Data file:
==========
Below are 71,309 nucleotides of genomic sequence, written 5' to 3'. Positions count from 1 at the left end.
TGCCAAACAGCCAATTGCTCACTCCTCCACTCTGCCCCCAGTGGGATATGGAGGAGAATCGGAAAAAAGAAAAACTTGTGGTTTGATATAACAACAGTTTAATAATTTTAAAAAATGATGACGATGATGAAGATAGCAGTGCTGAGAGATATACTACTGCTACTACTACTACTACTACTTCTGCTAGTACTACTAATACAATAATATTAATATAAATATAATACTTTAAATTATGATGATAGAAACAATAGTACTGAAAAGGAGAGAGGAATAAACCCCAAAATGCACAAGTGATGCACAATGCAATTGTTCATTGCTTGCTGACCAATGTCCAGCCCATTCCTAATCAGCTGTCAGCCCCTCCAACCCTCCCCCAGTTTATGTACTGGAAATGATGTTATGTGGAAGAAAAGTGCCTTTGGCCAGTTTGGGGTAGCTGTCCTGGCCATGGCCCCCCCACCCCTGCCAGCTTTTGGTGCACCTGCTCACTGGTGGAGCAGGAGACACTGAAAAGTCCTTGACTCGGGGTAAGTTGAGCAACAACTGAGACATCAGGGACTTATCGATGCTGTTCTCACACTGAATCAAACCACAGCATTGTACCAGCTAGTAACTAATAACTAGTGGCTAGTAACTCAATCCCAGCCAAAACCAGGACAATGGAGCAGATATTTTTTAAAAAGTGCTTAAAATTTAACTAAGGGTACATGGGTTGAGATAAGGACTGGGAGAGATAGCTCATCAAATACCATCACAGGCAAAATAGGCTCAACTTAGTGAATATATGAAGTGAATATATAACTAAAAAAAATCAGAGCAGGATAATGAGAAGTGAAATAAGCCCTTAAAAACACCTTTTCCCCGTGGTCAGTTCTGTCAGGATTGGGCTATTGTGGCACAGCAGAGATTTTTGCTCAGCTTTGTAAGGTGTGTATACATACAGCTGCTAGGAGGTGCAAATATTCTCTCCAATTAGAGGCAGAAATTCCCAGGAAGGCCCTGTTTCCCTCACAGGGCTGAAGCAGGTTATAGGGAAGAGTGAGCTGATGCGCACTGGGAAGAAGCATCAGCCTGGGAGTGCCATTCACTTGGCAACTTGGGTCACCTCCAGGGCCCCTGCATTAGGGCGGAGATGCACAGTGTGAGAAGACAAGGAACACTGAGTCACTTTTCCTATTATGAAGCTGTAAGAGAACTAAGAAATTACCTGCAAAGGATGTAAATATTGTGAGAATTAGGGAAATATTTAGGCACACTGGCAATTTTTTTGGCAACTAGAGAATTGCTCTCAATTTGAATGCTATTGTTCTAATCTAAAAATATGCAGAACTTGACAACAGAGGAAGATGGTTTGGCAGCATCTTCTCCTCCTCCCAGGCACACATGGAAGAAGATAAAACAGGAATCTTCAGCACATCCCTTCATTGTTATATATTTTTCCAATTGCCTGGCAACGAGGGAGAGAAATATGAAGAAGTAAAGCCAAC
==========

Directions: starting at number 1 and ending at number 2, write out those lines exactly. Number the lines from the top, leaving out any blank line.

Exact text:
Below are 71,309 nucleotides of genomic sequence, written 5' to 3'. Positions count from 1 at the left end.
TGCCAAACAGCCAATTGCTCACTCCTCCACTCTGCCCCCAGTGGGATATGGAGGAGAATCGGAAAAAAGAAAAACTTGTGGTTTGATATAACAACAGTTTAATAATTTTAAAAAATGATGACGATGATGAAGATAGCAGTGCTGAGAGATATACTACTGCTACTACTACTACTACTACTTCTGCTAGTACTACTAATACAATAATATTAATATAAATATAATACTTTAAATTATGATGATAGAAACAATAGTACTGAAAAGGAGAGAGGAATAAACCCCAAAATGCACAAGTGATGCACAATGCAATTGTTCATTGCTTGCTGACCAATGTCCAGCCCATTCCTAATCAGCTGTCAGCCCCTCCAACCCTCCCCCAGTTTATGTACTGGAAATGATGTTATGTGGAAGAAAAGTGCCTTTGGCCAGTTTGGGGTAGCTGTCCTGGCCATGGCCCCCCCACCCCTGCCAGCTTTTGGTGCACCTGCTCACTGGTGGAGCAGGAGACACTGAAAAGTCCTTGACTCGGGGTAAGTTGAGCAACAACTGAGACATCAGGGACTTATCGATGCTGTTCTCACACTGAATCAAACCACAGCATTGTACCAGCTAGTAACTAATAACTAGTGGCTAGTAACTCAATCCCAGCCAAAACCAGGACAATGGAGCAGATATTTTTTAAAAAGTGCTTAAAATTTAACTAAGGGTACATGGGTTGAGATAAGGACTGGGAGAGATAGCTCATCAAATACCATCACAGGCAAAATAGGCTCAACTTAGTGAATATATGAAGTGAATATATAACTAAAAAAAATCAGAGCAGGATAATGAGAAGTGAAATAAGCCCTTAAAAACACCTTTTCCCCGTGGTCAGTTCTGTCAGGATTGGGCTATTGTGGCACAGCAGAGATTTTTGCTCAGCTTTGTAAGGTGTGTATACATACAGCTGCTAGGAGGTGCAAATATTCTCTCCAATTAGAGGCAGAAATTCCCAGGAAGGCCCTGTTTCCCTCACAGGGCTGAAGCAGGTTATAGGGAAGAGTGAGCTGATGCGCACTGGGAAGAAGCATCAGCCTGGGAGTGCCATTCACTTGGCAACTTGGGTCACCTCCAGGGCCCCTGCATTAGGGCGGAGATGCACAGTGTGAGAAGACAAGGAACACTGAGTCACTTTTCCTATTATGAAGCTGTAAGAGAACTAAGAAATTACCTGCAAAGGATGTAAATATTGTGAGAATTAGGGAAATATTTAGGCACACTGGCAATTTTTTTGGCAACTAGAGAATTGCTCTCAATTTGAATGCTATTGTTCTAATCTAAAAATATGCAGAACTTGACAACAGAGGAAGATGGTTTGGCAGCATCTTCTCCTCCTCCCAGGCACACATGGAAGAAGATAAAACAGGAATCTTCAGCACATCCCTTCATTGTTATATATTTTTCCAATTGCCTGGCAACGAGGGAGAGAAATATGAAGAAGTAAAGCCAAC